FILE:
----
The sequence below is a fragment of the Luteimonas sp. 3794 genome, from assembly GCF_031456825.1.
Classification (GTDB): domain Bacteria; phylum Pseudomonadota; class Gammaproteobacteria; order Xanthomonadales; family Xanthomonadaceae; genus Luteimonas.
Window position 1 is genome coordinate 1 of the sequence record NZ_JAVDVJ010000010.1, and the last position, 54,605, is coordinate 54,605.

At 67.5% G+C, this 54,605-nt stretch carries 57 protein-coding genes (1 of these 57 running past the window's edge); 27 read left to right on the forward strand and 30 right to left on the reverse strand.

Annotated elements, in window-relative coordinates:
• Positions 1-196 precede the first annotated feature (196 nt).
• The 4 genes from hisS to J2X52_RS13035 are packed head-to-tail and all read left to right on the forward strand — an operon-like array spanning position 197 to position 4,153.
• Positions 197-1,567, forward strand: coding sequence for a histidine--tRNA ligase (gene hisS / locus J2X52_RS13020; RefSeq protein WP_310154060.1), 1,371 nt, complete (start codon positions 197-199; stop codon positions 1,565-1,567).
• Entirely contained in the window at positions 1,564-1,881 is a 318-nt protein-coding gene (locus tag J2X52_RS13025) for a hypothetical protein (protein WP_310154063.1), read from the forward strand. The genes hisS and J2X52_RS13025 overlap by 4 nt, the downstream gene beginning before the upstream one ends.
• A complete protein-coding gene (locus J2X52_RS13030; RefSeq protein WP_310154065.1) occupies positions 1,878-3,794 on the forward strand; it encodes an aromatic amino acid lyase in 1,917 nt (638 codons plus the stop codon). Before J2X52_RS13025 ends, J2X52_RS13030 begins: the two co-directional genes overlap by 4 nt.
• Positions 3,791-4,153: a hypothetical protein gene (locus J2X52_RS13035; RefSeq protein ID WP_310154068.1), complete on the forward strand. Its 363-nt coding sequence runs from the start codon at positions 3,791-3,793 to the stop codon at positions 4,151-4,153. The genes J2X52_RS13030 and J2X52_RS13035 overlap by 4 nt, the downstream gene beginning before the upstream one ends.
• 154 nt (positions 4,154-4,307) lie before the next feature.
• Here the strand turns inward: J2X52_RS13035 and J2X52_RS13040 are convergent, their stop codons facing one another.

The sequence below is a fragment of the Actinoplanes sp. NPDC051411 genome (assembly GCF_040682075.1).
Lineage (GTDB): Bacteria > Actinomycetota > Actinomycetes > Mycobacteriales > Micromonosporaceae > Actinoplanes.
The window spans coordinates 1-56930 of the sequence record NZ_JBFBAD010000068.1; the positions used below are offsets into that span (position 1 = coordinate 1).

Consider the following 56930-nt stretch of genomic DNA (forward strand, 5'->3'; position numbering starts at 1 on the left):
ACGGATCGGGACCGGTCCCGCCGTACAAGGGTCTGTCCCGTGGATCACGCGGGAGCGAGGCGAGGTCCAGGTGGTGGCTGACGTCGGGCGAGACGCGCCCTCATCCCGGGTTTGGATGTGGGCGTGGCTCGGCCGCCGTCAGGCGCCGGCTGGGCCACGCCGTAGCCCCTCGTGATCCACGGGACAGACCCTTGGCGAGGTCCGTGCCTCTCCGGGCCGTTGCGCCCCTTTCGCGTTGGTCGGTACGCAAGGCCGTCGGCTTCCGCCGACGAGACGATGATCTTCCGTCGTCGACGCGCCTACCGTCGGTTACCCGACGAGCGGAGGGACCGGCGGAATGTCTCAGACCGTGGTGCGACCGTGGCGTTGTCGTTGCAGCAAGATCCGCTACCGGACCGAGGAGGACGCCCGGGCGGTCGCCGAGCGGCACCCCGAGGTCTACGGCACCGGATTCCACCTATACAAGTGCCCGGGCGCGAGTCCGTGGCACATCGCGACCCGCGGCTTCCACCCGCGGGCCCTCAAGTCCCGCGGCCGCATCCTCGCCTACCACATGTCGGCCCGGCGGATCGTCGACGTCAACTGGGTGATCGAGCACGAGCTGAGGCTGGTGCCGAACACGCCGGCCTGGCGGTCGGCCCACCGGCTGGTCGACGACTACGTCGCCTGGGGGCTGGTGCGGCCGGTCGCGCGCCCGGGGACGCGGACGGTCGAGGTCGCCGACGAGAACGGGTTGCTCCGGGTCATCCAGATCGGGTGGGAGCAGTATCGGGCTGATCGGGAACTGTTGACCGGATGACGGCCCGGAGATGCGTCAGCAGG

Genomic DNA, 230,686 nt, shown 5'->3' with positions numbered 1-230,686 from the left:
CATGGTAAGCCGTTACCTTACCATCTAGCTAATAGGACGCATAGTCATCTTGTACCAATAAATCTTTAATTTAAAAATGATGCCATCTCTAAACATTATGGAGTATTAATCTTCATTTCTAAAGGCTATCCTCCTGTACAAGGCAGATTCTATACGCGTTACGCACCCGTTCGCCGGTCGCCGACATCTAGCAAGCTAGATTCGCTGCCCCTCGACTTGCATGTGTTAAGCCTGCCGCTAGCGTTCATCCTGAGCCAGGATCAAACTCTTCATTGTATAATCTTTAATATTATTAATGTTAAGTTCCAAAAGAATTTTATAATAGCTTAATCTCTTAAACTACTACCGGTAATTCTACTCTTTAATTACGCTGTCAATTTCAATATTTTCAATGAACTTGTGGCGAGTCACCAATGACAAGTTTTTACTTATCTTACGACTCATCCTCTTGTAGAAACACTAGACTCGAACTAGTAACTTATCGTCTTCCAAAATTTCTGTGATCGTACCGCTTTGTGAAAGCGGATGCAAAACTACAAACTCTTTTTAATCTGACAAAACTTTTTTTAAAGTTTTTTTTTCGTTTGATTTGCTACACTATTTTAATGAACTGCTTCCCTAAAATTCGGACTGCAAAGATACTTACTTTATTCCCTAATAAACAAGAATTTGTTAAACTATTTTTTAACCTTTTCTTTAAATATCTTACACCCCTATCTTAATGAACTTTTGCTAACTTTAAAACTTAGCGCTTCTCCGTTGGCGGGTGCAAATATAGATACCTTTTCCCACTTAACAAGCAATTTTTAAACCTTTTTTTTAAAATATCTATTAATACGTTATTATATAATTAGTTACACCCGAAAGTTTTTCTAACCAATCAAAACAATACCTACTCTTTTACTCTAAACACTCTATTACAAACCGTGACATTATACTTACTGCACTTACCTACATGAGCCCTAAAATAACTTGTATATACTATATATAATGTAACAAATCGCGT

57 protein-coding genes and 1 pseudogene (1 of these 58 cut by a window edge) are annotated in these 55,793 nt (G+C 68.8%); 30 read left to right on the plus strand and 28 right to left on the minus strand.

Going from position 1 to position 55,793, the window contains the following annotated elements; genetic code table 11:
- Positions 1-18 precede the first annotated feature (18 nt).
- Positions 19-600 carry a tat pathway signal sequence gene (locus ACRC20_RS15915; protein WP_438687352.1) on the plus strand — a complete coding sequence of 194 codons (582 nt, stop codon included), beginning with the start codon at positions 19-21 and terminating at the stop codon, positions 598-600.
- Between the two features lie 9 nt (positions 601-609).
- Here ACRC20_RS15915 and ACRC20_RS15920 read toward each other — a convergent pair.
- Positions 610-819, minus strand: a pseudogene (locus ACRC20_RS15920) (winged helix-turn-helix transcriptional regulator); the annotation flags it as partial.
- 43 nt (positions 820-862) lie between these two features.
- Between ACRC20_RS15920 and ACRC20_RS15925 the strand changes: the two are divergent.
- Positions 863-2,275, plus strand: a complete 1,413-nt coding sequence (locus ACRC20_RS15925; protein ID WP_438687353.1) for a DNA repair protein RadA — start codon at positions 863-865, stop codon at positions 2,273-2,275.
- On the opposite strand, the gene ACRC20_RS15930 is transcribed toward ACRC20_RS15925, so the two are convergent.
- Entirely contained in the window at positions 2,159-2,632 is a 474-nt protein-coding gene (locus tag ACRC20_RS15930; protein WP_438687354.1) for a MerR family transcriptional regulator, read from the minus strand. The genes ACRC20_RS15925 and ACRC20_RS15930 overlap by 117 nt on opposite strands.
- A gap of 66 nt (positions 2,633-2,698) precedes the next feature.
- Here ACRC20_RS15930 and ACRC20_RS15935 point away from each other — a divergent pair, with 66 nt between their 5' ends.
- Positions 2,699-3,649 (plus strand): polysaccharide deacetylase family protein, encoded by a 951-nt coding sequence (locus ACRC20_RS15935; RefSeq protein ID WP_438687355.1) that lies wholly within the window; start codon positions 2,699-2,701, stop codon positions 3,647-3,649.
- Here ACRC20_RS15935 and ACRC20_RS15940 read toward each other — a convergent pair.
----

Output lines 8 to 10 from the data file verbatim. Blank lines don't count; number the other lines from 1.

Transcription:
• Positions 197-1,567, forward strand: coding sequence for a histidine--tRNA ligase (gene hisS / locus J2X52_RS13020; RefSeq protein WP_310154060.1), 1,371 nt, complete (start codon positions 197-199; stop codon positions 1,565-1,567).
• Entirely contained in the window at positions 1,564-1,881 is a 318-nt protein-coding gene (locus tag J2X52_RS13025) for a hypothetical protein (protein WP_310154063.1), read from the forward strand. The genes hisS and J2X52_RS13025 overlap by 4 nt, the downstream gene beginning before the upstream one ends.
• A complete protein-coding gene (locus J2X52_RS13030; RefSeq protein WP_310154065.1) occupies positions 1,878-3,794 on the forward strand; it encodes an aromatic amino acid lyase in 1,917 nt (638 codons plus the stop codon). Before J2X52_RS13025 ends, J2X52_RS13030 begins: the two co-directional genes overlap by 4 nt.